President Obama underscored the importance of supporting service members as they transition into the civilian world during his State of the Union speech on Tuesday.
“We’ll keep working to help all our veterans translate their skills and leadership into jobs here at home. And we all continue to join forces to honor and support our remarkable military families,” he said.
Obama then chronicled the story of Sgt. 1st Class Cory Remsburg, an Army Ranger who was nearly killed by a roadside bomb in Afghanistan in 2009 during his tenth overseas deployment. After being in a coma and enduring dozens of surgeries, Remsburg has begun to recover.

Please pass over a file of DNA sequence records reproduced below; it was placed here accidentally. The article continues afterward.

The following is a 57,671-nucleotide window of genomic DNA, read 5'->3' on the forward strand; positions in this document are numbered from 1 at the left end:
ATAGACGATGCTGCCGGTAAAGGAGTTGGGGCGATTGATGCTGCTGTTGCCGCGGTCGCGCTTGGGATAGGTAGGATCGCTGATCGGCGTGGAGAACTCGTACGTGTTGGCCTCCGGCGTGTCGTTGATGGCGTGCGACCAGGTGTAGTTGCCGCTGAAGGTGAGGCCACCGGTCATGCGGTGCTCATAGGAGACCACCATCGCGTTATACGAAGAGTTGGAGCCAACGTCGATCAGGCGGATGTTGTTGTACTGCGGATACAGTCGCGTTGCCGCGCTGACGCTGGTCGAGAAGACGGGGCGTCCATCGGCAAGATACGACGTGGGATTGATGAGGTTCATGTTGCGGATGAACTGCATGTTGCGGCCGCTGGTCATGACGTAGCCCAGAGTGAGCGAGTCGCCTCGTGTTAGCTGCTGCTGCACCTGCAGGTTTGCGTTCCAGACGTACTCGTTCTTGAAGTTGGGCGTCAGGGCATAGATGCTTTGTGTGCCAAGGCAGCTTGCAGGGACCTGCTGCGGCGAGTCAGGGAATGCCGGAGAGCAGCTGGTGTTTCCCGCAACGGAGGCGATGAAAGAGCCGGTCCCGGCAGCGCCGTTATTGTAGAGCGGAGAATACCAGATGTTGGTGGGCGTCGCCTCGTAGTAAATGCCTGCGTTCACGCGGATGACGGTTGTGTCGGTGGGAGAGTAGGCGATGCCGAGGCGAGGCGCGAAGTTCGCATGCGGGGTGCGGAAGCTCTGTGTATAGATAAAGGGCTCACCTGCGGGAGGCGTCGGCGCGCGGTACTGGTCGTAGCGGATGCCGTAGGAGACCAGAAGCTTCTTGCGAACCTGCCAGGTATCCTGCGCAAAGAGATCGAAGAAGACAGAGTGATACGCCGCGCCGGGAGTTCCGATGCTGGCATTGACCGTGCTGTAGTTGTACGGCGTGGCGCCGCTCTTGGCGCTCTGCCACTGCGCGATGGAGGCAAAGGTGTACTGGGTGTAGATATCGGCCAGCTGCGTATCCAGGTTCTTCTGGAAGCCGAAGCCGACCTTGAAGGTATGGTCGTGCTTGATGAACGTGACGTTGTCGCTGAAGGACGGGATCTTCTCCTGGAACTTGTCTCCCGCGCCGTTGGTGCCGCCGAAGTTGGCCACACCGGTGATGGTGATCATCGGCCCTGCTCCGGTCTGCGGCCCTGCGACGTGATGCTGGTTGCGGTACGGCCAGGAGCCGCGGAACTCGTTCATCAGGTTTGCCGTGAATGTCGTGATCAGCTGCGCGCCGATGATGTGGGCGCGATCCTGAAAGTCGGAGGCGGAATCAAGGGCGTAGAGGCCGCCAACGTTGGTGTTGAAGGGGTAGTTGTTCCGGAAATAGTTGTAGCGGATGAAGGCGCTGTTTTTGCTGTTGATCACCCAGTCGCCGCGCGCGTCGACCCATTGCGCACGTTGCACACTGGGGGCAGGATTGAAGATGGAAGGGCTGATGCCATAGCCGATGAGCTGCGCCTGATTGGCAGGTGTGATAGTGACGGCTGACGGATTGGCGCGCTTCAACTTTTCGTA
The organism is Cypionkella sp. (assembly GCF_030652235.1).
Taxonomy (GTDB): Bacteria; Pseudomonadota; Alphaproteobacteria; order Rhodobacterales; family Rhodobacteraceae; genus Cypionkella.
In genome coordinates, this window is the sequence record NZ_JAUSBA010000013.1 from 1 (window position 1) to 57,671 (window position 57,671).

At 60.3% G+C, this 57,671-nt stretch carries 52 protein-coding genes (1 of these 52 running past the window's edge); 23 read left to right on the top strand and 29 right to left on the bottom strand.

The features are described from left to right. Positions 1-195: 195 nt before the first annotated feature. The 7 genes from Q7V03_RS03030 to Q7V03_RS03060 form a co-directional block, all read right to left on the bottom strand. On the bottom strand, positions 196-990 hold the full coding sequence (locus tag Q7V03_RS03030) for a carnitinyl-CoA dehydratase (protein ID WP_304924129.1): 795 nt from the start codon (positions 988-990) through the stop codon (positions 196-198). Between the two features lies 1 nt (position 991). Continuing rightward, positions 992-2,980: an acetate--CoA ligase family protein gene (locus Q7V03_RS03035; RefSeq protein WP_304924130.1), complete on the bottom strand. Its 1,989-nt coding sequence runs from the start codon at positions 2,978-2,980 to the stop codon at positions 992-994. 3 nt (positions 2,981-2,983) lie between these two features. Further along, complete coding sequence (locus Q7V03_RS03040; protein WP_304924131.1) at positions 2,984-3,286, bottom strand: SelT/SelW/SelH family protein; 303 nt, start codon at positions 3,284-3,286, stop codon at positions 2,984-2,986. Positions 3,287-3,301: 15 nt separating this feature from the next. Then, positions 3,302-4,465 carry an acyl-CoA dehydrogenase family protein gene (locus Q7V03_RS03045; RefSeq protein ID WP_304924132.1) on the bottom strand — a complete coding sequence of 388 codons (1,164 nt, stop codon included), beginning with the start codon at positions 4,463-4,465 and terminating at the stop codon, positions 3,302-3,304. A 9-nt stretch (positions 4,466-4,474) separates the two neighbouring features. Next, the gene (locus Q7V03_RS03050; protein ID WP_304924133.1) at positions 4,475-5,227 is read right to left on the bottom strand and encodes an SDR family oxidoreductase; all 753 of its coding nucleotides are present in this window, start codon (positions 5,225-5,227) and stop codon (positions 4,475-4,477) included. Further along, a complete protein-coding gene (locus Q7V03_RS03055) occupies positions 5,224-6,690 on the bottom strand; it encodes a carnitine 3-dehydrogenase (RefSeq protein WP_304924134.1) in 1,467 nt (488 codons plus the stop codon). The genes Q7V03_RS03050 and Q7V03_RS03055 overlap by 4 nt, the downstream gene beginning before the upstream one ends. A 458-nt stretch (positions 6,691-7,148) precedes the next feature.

“Even now, Cory is still blind in one eye. He still struggles on his left side,” Obama said. “But slowly, steadily, with the support of caregivers like his dad Craig, and the community around him, Cory has grown stronger. Day by day, he’s learned to speak again and stand again and walk again — and he’s working toward the day when he can serve his country again,” the president said.
The president vowed to slash the backlog of disability claims at the Veterans Affairs Department and make sure wounded warriors receive the necessary health care, reported the Hill.
Obama also emphasized the importance of hiring veterans and highlighted the accomplishments of the Joining Forces initiative spearheaded by the first lady and Jill Biden. “The Joining Forces alliance that Michelle and Jill Biden launched has already encouraged employers to hire or train nearly 400,000 veterans and military spouses,” he said.